"new solution"

Fred B. Moseley fmoseley at mhc.mtholyoke.edu
Tue Nov 1 10:57:15 MST 1994


I agree with Hans Ehrbar on many things, including unproductive labor
and the rate of profit, about which I appreciate his recent post on my
debate with Cullenberg and Laibman.  However, one important disagreement
is over the "new solution" to the transformation problem.  Actually, I
think the "new solution" is a step in the right direction - away from
the neo-Ricardian interpretation of Marx's theory in terms of linear
production theory - but it does not go far enough.  It rightly assumes
that VARIABLE capital is taken as given in money terms.  However, it
also assumes that CONSTANT capital is not taken as given in money terms,
but is instead derived from given technical conditions of production, as in
the neo-Ricardian interpretation.

Therefore, there is a methodological inconsistency in the "new solution"
interpretation.  Since both constant capital and variable capital are
component parts of the general concept of capital, these two components
should be treated in parallel, consistent fashion.  Either they should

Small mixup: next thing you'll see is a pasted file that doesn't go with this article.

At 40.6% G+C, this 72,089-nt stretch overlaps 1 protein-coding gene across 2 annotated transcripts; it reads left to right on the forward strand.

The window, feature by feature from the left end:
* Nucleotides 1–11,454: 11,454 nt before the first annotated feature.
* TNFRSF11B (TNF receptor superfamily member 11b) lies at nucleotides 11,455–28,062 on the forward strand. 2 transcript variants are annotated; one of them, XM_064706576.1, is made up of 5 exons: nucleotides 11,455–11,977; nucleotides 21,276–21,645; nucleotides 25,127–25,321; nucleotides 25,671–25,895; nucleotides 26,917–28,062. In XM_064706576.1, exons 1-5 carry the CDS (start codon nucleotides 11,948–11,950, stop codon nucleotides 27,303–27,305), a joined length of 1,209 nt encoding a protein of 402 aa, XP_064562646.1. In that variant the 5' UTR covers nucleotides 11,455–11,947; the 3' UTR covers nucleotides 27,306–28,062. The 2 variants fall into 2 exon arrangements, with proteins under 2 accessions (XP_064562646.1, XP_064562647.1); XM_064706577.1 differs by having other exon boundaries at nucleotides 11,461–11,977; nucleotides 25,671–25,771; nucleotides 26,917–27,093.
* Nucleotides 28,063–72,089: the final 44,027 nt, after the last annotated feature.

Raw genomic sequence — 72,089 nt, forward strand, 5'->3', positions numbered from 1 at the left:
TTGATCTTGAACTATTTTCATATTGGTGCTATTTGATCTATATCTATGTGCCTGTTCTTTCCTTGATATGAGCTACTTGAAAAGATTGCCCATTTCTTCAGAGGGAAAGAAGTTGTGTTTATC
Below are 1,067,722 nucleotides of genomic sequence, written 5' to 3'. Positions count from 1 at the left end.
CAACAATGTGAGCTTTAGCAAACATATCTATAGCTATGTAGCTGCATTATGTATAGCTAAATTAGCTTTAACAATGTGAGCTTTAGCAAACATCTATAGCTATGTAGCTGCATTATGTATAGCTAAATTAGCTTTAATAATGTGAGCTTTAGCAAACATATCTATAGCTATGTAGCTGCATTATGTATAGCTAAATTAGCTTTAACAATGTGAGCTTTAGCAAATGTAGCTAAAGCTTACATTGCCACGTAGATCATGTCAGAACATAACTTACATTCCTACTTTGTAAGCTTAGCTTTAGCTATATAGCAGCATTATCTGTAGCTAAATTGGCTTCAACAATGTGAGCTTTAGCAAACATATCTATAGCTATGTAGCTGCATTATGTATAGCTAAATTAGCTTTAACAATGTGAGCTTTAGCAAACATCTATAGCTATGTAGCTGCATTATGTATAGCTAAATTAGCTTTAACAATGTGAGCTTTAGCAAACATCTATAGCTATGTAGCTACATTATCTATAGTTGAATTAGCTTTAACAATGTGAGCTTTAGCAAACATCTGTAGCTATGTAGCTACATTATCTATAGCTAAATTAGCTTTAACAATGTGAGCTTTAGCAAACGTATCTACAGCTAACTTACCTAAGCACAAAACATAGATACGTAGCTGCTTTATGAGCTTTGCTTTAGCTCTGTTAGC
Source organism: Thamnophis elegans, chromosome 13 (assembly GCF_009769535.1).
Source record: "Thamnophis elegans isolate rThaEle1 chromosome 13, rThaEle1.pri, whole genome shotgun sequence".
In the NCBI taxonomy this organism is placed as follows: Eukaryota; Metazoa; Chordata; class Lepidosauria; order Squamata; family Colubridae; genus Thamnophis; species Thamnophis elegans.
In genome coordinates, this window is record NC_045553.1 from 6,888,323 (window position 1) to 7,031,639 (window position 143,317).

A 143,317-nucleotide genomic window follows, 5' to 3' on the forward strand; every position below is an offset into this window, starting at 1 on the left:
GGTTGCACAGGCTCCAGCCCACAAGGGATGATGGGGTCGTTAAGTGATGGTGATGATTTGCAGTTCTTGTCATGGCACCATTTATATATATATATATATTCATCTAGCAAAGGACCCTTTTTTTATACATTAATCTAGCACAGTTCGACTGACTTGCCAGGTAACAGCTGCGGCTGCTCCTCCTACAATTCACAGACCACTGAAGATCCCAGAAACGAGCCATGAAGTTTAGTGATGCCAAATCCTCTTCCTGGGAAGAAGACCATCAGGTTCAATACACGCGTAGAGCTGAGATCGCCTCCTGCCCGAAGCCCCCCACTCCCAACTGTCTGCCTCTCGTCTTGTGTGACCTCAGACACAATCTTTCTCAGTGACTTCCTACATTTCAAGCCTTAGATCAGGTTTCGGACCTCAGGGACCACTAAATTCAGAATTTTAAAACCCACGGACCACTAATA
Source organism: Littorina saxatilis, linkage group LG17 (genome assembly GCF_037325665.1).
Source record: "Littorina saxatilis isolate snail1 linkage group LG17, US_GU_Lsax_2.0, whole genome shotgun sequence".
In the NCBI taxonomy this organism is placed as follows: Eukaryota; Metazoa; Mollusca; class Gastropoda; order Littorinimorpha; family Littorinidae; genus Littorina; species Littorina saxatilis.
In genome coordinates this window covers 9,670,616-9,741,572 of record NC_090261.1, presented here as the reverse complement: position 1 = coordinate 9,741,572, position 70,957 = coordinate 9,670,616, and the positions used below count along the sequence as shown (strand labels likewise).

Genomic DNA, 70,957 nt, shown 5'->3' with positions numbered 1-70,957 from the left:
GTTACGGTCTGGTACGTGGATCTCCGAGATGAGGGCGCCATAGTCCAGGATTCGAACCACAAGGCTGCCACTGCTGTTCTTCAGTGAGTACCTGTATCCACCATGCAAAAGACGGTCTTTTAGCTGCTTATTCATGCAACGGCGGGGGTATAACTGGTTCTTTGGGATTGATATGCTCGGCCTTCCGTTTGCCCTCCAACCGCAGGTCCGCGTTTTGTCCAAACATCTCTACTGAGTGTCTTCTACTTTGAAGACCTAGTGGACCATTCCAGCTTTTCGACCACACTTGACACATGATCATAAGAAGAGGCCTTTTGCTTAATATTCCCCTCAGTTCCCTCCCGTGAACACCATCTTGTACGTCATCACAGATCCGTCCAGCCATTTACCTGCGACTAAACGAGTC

both be taken as given, as I argue they are in Marx's theory, or they
should be derived from given physical quantities, as in the neo-
Ricardian interpretation.  Those who accept the "new solution" should
provide an explanation for their different treatments of constant
capital and variable capital.

My argument that both constant capital and variable capital are taken
as given in money terms is based on:  (1) Marx's general formula for
capital, M - C - M', which is the general analytical framework for
Marx's theory and which begins with a given sum of money, M; (2) the
logical relation between Parts 1, 2 and 3 of Volume 1 of Capital,
according to which the development of the concepts of money and capital
in Parts 1 and 2 provide the logical presuppositions for the analysis of
surplus-value in Part 3 and beyond; and (3) the numerous passages in
the various drafts of Capital in which Marx states that the quantity of
the initial money-capital is "presupposed" or "postulated" in his theory
of surplus-value.  Those who accept the "new solution" should either
refute these arguments or should show how they are consistent with their
interpretation.

For elaboration of these comments, see my paper "Marx's Logical Method
and the Transformation Problem" in my edited volume Marx's Logic in
Capital (1993, Humanities Press), especially the next-to-last section
on the "new solution".

Fred Moseley




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